Thursday, November 27, 2008


the smoking bogey

American movies. No no, no such thing. Individual sensibilities. And yet and yet. Movies watched over three days, half bullied or fully bullied by the foster kid, also an easy way to assuage guilt, for not going bowling gokarting arcade gaming paintballing macdonaldsing laser skirmishing. Movies made in America. Movies featuring Americans at least. Four over three days, Kill Bill One, Kill Bill Two, Very Bad Things and Thank You For Smoking. All full of death and flippancy but at least no blood in the last. 
They bleed into each other in my mind. Kill Bill's silly manga. Know nothing about though. David Carradine's Kung Fu face looking more like his old man. Trailers and Mexico and the Japanese mafia, what they call them, Yakuza. Jacussi. Steamy stuff. Long Uma Thurman's face, changeable as Cath's in its way. Two long films, too long, superheroes, fight scenes, uninteresting superinflated characters, but I liked the trailer guy. Long tradition of multiple heaps of dead baddies, especially in cartoons. The buried alive scene, always a consciousness raiser, killed by the silly fist trick. How would you feel? Might've made the effort to surface, when a young bud. Now no longer. Relax, don't panic, slowly use up the oxygen, slip away. But really who gives a, with the unbeatable sword, the old master, the squished eye, the cardboard baddies, the unreal realism. Getting jaded perhaps. Still, always prefer good old fashioned character development. Always been weak on plot myself. Those dance fights, heads popping like corks, fountains of blood jizz, startling at first then diminished returns, slipping down in the chair, consciousness fading.
And before or ofter that, who cares, Very Bad Things, men behaving badly, Jews and Gentiles, all boorish noisy, unlike my charming mens cooking group. Obnoxious then jawdroppingly horrible, but my boy insists its a black comedy, stay with it, don't give up, improves after the first couple of deaths. Black comedy, a new concept for a teenager, he had to explain and explain. Accept the early deaths of innocents, a balloon boobed pro, a black security hotelman, as foreground to more self-destructive shenanigans led by whatisname, well-known actor, the prime nasty. Whatisname featured in that movie whatsitsname, Heathers perhaps, with weird Winona, my old flame. The Very Bad Things chopped up the bodies, disposed of them in kosher fashion and proceeded inevitably to fall apart at the seams, so with whatisnames help they dwindled in number until Cameron Diaz disposed of whatisname because she wanted everything to go right for her wedding. It was a satire. I laughed twice.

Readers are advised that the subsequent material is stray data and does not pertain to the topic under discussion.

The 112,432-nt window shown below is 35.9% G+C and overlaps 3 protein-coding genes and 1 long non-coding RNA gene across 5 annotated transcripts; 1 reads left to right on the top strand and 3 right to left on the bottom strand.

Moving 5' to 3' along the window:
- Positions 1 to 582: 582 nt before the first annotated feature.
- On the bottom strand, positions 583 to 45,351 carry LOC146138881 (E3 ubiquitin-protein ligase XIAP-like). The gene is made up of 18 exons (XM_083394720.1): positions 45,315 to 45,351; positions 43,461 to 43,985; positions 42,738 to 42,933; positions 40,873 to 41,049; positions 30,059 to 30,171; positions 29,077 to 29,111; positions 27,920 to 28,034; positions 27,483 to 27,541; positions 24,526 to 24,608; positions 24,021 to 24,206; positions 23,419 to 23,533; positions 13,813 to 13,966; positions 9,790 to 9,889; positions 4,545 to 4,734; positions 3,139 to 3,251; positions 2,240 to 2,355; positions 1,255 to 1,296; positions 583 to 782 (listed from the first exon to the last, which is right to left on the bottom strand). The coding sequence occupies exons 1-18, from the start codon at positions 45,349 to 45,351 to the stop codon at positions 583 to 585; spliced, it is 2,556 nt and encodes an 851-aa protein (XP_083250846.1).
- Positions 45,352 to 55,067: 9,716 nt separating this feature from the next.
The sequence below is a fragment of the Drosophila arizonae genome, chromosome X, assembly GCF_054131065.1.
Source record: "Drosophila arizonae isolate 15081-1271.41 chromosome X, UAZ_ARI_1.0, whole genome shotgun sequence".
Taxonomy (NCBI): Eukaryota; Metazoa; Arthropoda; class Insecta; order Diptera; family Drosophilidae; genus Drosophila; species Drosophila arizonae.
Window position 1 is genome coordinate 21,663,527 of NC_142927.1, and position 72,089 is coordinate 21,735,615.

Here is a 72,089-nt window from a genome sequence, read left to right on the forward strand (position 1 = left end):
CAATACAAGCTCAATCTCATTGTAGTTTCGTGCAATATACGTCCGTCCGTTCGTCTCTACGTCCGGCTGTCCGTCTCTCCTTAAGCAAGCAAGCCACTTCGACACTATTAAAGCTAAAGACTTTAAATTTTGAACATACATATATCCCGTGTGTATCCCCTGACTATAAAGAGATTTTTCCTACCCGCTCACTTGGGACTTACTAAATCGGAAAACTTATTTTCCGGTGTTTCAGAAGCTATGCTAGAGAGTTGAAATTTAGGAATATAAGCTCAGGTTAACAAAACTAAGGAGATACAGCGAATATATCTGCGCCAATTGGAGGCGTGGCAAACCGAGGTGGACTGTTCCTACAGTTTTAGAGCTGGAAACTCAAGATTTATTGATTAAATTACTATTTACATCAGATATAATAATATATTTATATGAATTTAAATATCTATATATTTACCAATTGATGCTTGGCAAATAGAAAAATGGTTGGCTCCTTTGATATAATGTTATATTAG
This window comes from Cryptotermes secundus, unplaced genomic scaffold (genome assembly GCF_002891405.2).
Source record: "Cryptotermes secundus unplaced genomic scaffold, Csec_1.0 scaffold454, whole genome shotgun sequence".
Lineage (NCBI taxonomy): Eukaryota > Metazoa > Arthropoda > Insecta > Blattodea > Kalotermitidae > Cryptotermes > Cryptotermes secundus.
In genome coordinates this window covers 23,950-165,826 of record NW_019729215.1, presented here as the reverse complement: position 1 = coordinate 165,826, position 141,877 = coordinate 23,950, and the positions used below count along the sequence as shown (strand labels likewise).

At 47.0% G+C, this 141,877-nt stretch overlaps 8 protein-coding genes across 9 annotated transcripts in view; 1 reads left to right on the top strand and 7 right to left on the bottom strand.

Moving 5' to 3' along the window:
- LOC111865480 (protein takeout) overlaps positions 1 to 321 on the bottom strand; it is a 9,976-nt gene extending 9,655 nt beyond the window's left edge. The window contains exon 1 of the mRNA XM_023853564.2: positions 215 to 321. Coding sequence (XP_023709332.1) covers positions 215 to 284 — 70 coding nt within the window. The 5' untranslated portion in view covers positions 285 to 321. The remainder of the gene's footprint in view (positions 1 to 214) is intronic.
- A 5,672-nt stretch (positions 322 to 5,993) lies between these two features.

Thank You for Smoking was a satire too about an advertising exec or maybe a lawyer, anyway an apologist for Big Tobacco, Nick Naylor, I only recall that name because the foster boy mentioned it after, and the theme was, is it really a good thing to pursue a job because you're good at it without really reflecting on wider implications? Peter Singer would not approve. Nick's young son adores his wiliness and wants to be just like him which puts us into a very very slightly tense and worried state, and that's what the film's about, why are we laughing, but we do, which is probably healthy. He has regular pub confabs with a very sexy woman representing Big Booze and a fat fuzzball representing Big Guns and they compare notes on who is responsible for most deaths. An unlikely theme for a movie, almost makes it admirable. Asked to recall what happened in the end, I couldn't. Not as unfathomable as the last batman movie, indeed not unfathomable at all, but not too memorable either, apart from that sexy alcohol woman.  Oh that reminds me of Katie Holmes, a journalist who fucked Nick for a story, for the mortgage because everyone has a mortgage, they say but I don't. Anyway again I gave the movie ticks for audacity, and for Nick being more or less unrepentent in the end, but of course Big Tobacco finally lost Big Time but not as much as Yul Brynner or Humphrey Bogart. 



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